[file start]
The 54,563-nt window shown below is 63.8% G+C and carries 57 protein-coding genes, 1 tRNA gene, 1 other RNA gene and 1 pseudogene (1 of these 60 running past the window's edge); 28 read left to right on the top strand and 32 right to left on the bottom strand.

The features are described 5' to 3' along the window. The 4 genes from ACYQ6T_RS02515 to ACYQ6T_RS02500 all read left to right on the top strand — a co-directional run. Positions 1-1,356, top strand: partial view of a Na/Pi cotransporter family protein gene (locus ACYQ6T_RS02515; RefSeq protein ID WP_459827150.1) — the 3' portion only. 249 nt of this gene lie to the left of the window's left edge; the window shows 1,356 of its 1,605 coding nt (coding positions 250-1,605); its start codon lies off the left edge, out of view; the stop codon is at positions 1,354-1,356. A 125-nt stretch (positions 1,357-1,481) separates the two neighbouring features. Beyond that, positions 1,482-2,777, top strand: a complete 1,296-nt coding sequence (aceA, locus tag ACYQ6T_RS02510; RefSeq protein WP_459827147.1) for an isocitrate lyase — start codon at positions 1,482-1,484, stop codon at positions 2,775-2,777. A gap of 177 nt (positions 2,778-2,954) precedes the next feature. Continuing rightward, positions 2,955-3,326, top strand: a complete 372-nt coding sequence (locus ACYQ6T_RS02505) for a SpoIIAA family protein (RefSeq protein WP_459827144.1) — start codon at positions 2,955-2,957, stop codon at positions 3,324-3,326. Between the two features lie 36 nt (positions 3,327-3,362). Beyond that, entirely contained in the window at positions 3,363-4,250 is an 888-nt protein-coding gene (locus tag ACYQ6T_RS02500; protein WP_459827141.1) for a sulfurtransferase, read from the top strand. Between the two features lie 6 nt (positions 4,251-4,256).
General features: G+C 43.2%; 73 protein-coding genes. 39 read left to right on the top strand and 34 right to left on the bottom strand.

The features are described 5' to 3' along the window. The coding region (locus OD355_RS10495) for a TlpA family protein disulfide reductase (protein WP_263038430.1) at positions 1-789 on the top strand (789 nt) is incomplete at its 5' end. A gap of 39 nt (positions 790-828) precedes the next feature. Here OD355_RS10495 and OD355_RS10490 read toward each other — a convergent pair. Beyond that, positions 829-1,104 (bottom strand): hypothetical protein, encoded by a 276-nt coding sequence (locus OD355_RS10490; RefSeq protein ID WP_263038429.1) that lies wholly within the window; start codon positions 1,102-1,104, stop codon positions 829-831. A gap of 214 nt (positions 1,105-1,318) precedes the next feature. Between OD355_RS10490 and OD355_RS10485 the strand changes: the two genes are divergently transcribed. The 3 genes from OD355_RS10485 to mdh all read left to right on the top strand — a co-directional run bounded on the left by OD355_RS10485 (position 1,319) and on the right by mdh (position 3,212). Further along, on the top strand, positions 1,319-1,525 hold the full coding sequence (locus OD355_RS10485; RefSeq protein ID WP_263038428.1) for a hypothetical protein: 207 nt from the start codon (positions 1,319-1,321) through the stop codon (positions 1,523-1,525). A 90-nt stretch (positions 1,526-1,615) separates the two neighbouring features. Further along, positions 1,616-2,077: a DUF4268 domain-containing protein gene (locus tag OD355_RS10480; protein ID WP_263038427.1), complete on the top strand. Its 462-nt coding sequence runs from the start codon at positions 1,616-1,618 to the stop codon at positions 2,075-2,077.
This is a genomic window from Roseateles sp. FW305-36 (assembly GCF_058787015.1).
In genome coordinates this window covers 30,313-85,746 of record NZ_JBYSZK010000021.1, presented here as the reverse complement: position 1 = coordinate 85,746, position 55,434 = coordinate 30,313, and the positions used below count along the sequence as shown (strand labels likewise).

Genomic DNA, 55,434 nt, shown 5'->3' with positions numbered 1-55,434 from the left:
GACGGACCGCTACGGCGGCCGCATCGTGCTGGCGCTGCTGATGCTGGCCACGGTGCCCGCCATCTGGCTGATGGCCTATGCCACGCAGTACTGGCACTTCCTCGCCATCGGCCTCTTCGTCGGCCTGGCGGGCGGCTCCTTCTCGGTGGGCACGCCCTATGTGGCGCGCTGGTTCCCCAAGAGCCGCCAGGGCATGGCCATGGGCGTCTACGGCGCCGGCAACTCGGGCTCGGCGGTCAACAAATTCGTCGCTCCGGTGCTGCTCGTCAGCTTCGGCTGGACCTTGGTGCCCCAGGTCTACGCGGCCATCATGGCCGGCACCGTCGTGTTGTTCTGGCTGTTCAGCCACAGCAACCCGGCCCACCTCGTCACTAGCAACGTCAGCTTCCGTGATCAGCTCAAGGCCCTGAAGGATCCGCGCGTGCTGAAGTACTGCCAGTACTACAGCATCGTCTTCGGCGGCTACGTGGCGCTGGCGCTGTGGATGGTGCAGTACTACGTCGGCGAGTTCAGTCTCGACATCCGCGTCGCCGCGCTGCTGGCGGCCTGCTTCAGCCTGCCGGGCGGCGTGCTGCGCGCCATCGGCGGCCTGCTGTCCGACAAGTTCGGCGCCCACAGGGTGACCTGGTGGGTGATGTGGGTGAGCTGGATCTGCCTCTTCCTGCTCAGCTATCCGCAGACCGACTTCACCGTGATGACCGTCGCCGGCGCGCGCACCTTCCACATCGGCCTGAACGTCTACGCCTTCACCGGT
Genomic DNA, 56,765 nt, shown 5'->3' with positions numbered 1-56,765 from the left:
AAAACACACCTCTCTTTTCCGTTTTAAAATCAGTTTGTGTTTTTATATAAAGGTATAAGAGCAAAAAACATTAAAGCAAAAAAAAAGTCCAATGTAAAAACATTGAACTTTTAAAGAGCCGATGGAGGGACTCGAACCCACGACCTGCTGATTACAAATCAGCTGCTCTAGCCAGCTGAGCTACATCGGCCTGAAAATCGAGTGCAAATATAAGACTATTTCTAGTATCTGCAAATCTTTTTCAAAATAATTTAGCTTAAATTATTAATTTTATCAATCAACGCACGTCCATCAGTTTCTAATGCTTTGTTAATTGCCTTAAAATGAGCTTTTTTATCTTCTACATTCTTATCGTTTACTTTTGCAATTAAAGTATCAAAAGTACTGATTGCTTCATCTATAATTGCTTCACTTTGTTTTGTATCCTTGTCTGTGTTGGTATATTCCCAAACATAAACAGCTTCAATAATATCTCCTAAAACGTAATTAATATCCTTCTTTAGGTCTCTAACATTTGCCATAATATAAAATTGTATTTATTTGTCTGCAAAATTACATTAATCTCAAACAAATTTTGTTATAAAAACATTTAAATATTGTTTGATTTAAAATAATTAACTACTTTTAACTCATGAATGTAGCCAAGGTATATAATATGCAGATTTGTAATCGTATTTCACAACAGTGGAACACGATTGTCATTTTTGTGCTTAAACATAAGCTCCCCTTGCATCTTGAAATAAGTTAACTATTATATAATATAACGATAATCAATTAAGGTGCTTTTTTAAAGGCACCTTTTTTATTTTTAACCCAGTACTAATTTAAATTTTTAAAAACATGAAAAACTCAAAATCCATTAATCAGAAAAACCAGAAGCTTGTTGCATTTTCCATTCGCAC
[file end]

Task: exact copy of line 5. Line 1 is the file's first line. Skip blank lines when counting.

This is a genomic window from Roseateles sp. FW305-36 (assembly GCF_058787015.1).